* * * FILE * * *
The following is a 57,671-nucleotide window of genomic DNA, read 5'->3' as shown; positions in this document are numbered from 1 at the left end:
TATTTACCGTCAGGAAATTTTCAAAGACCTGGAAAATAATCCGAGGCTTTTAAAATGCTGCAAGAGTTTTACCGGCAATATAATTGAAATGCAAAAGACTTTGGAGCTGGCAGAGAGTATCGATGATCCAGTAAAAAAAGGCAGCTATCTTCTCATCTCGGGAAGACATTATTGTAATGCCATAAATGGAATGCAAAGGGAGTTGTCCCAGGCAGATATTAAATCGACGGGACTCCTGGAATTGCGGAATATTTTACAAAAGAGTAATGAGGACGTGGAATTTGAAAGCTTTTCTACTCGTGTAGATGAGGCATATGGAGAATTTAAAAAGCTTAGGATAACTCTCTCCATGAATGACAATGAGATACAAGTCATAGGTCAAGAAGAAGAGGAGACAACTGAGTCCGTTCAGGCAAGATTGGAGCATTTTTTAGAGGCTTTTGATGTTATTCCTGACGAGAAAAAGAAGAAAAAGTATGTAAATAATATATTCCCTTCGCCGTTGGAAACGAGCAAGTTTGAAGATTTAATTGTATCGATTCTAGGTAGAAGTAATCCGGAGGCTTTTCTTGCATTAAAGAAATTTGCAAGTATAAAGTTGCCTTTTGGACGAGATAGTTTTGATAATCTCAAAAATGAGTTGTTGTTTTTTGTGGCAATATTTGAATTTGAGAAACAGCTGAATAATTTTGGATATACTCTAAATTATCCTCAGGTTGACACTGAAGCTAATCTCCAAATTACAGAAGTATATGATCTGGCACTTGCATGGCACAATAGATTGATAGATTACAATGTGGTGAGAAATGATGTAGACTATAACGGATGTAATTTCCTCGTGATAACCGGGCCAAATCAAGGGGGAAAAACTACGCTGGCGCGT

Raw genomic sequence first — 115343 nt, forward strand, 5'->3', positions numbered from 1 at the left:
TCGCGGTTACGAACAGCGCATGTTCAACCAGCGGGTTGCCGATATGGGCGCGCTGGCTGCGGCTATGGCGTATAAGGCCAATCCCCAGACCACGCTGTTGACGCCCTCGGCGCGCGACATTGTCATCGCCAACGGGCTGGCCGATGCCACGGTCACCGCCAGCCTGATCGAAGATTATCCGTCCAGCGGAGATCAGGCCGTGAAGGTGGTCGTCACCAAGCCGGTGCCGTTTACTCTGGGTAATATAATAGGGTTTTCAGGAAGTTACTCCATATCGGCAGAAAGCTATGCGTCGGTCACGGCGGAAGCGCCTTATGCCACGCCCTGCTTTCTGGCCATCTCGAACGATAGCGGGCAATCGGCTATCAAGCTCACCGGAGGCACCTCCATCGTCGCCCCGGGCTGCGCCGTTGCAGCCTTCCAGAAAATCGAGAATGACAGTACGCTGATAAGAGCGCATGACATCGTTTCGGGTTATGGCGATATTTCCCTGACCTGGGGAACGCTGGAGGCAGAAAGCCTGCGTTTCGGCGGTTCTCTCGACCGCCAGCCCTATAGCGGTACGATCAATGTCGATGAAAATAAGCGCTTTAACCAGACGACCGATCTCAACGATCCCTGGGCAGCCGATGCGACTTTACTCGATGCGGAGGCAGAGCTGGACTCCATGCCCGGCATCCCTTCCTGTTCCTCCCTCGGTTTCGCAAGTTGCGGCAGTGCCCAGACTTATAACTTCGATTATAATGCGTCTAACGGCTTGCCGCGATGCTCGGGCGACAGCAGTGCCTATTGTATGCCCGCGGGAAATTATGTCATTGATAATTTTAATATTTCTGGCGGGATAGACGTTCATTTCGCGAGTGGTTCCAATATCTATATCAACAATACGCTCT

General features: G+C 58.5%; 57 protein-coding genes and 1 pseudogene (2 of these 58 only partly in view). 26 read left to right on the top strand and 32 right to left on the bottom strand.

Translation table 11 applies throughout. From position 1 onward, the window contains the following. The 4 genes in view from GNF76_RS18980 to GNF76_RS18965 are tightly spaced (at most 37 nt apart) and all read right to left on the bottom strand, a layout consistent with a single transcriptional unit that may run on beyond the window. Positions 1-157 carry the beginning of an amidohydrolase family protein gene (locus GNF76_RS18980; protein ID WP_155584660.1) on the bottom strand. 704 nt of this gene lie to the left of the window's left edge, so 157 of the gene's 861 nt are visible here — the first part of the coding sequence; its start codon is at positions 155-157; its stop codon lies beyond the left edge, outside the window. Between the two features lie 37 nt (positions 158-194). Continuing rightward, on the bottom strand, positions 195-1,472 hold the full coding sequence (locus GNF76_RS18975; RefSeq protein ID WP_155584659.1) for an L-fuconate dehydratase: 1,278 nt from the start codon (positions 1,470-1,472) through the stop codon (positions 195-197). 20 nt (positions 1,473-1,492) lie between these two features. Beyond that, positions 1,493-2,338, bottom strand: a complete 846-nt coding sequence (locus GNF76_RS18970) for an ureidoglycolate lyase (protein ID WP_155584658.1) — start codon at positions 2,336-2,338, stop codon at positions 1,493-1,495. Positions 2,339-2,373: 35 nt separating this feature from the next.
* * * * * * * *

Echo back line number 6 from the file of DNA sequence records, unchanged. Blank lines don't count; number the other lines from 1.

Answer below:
Translation table 11 applies throughout. From position 1 onward, the window contains the following. The 4 genes in view from GNF76_RS18980 to GNF76_RS18965 are tightly spaced (at most 37 nt apart) and all read right to left on the bottom strand, a layout consistent with a single transcriptional unit that may run on beyond the window. Positions 1-157 carry the beginning of an amidohydrolase family protein gene (locus GNF76_RS18980; protein ID WP_155584660.1) on the bottom strand. 704 nt of this gene lie to the left of the window's left edge, so 157 of the gene's 861 nt are visible here — the first part of the coding sequence; its start codon is at positions 155-157; its stop codon lies beyond the left edge, outside the window. Between the two features lie 37 nt (positions 158-194). Continuing rightward, on the bottom strand, positions 195-1,472 hold the full coding sequence (locus GNF76_RS18975; RefSeq protein ID WP_155584659.1) for an L-fuconate dehydratase: 1,278 nt from the start codon (positions 1,470-1,472) through the stop codon (positions 195-197). 20 nt (positions 1,473-1,492) lie between these two features. Beyond that, positions 1,493-2,338, bottom strand: a complete 846-nt coding sequence (locus GNF76_RS18970) for an ureidoglycolate lyase (protein ID WP_155584658.1) — start codon at positions 2,336-2,338, stop codon at positions 1,493-1,495. Positions 2,339-2,373: 35 nt separating this feature from the next.